By the time I was finished counting, we were trying to decide what to do with the line, since Clinton had not yet arrived to take pictures. Then he showed up. Rob stayed with them, so he could cleanup the line after the photo shoot, and Ted and I headed in (since I was freezing, staying still to count nudis is really cold!). For the second dive, Rob and John wanted to practice some skills, but at this point I was not sure I would do a second dive. So I decide to practice a few things on the way in. I also wanted to see how they went when I was cold and my extremities were numb. So around 30 feet, we came to a clearing, and I asked Ted if he would watch me do a valve drill. It went very well, even with my numb fingers. We headed in further, and at 20 feet, I shot a bag and we did our ascent along it. That also went well, although my bag was only half full when we got to the surface (that always happens). But considering how numb my lips were, and we were only in 20 feet, I was pretty okay with that. On the surface swim in, I noticed that my wing kept slowly inflating. The first time it happened, I thought maybe I had leaned on the inflator button. Then it happened again. So I fiddled with the inflator and it stopped doing it -- I figured there was some sand stuck in it or something. After swimming in, Rob was looking at the monkey-faced eel under the ramp, so we went down to check him out. Check out the picture of him below. He was way back in a crack, but I could see his cute little face. He wasn't coming out to eat though, I offered him a variety of kelps. Then Mark (who was diving with Dionna) walked over us (I guess that's the downside of diving in 5 feet of water at the end of the ramp) and a bunch of silt rained down on us. Hard for Rob to take a picture in those conditions, so he left. I did manage to show the eel to Ted though (although all we could really see at that point was his little orange mouth moving). 93 minutes, 63 feet, 50 degrees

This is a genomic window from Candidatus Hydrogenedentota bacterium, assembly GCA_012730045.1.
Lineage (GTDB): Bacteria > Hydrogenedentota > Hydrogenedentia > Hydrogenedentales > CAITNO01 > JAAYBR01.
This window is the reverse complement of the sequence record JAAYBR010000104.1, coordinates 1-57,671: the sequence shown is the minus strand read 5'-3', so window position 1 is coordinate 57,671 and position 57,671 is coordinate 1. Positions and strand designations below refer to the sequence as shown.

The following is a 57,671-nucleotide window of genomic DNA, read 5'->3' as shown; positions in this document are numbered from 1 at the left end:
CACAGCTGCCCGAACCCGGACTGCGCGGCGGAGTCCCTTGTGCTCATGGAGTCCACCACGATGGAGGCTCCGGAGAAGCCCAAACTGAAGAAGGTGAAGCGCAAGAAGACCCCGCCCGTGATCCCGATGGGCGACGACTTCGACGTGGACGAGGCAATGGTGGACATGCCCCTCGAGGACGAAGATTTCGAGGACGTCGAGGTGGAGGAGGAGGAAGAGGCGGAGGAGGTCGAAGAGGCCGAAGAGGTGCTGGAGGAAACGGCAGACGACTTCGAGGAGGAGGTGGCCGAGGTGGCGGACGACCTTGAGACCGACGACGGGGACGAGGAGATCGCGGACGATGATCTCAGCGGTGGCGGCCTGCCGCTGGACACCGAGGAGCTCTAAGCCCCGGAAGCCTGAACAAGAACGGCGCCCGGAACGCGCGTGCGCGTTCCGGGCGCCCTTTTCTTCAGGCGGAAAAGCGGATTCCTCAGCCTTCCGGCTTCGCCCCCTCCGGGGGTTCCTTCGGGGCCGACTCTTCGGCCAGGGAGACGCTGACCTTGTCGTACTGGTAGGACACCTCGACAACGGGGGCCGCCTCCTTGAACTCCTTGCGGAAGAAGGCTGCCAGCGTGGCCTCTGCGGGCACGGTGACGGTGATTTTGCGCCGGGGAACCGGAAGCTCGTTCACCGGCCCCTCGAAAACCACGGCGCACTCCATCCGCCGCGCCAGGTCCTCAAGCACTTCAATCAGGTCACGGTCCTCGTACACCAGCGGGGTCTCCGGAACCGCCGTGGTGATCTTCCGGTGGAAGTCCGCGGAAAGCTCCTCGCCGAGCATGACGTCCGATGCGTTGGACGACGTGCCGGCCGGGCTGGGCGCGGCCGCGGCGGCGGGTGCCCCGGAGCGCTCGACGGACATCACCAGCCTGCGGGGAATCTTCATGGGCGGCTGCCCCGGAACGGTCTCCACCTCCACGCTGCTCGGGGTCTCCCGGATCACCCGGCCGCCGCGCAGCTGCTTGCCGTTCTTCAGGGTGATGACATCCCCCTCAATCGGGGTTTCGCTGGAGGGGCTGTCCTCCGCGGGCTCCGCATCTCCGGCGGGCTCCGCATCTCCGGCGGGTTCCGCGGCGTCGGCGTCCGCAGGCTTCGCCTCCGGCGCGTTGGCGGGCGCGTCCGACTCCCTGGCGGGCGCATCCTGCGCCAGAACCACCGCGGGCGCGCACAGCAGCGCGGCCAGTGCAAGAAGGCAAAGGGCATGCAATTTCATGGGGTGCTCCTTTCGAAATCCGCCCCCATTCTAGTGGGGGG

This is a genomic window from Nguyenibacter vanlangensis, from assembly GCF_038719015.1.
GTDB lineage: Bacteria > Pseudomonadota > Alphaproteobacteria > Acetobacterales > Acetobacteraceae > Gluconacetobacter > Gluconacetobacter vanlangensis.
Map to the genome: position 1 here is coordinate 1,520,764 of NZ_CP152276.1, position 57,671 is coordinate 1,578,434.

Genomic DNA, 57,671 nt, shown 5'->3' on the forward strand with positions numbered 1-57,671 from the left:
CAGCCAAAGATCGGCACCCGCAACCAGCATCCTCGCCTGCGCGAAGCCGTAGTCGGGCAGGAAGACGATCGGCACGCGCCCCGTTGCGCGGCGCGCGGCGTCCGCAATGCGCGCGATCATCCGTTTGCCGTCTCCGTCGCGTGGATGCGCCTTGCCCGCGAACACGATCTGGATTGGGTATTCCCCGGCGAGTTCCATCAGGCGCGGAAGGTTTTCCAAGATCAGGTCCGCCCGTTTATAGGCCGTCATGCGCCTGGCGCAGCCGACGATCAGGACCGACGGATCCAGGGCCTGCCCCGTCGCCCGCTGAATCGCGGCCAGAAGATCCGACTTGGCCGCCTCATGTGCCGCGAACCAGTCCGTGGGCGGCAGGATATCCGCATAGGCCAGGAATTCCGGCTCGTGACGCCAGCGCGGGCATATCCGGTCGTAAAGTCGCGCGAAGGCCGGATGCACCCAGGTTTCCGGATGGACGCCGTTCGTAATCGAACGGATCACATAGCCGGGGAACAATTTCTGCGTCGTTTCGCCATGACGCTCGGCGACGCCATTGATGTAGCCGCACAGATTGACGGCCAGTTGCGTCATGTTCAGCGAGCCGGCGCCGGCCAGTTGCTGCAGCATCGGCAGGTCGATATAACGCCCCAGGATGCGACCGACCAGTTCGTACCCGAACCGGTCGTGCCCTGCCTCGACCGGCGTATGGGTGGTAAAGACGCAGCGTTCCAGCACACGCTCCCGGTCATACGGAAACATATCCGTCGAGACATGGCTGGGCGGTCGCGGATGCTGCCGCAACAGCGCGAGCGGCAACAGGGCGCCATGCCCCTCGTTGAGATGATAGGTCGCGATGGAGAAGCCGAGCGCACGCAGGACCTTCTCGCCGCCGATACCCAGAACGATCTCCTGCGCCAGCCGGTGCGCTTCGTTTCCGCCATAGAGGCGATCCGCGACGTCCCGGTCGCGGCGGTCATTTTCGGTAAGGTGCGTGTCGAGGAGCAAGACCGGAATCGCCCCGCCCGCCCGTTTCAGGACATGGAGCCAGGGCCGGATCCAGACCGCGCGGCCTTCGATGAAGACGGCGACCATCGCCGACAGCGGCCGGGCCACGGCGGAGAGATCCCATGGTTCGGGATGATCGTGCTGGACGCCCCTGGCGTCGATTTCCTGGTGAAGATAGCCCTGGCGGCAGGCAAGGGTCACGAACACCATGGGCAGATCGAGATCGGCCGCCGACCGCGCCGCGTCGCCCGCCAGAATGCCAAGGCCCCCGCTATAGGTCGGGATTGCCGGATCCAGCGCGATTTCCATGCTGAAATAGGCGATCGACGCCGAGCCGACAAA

After dive 1, we snacked (some people who had forethought ate actual lunches), and we talked to Ryan briefly. Apparently he built a new primary light, from LEDs. Rob fiddled with my light a bit to see what was going on. Until now, my light flakiness always happened with one battery, so we assumed it was a bad connection in the battery; but today, it happened with the "good batttery". Rob plugged the light into Clinton's battery and it still didn't work. Then he plugged it back into my battery and it did. Must be a flaky connection in there somewhere. After some whimpering about how I don't like skills dives, and some talk about spending half of the dive looking at nudis, and then half doing skills, I was talked into going back out. Ted decided to head home. My gas was low, so I had to bring a stage bottle. Swimming out on the surface with an Al80 stage is pretty tiring. I think I finally figured out the optimal way to carry it, but by that point we were probably 2/3 of the way out. So my calf was killing my by the end of the swim. My light still didn't work, so I had to use my second backup (since my first was giving off a very pale glow by the end of the first dive). I guess Clinton and John still had to count one of their transects, so we headed out there. When we first got out there, I noticed that it seemed like I was continuously having to vent my wing. Finally I found a little ledge to hold on to, and after venting my wing, I just waited, at the same depth for about a minute. When I reached back and felt my wing, it had a lot more gas than it had when I started. So my inflator was apparently slowly leaking gas into the wing. I pulled the hose off (actually, Rob did it... I pointed to the inflator to tell him something was wrong with it, and before I knew it, he had popped it off for me). After plugging it back in, the problem went away, though I was constantly reaching back to check my wing throughout the dive. I guess it is time to ditch the Halcyon stainless steel inflator (it is the post-recall model, but I guess they aren't really much better). Rob and I just doodled around near the transect, looking at stuff on our own. Rob saw some Rostangas (and showed me one), and I saw one (which I tried to show to Rob, but couldn't find again by the time I dragged him over). I also saw two Festive Tritons, both very small (well, the smallest I've seen, at most 15 mm long I'd say). Other than that, I just saw tons of Doriopsillas and Cadlina luteomarginatas. Rob and John also pointed out to me the boundaries of that transect, for future reference.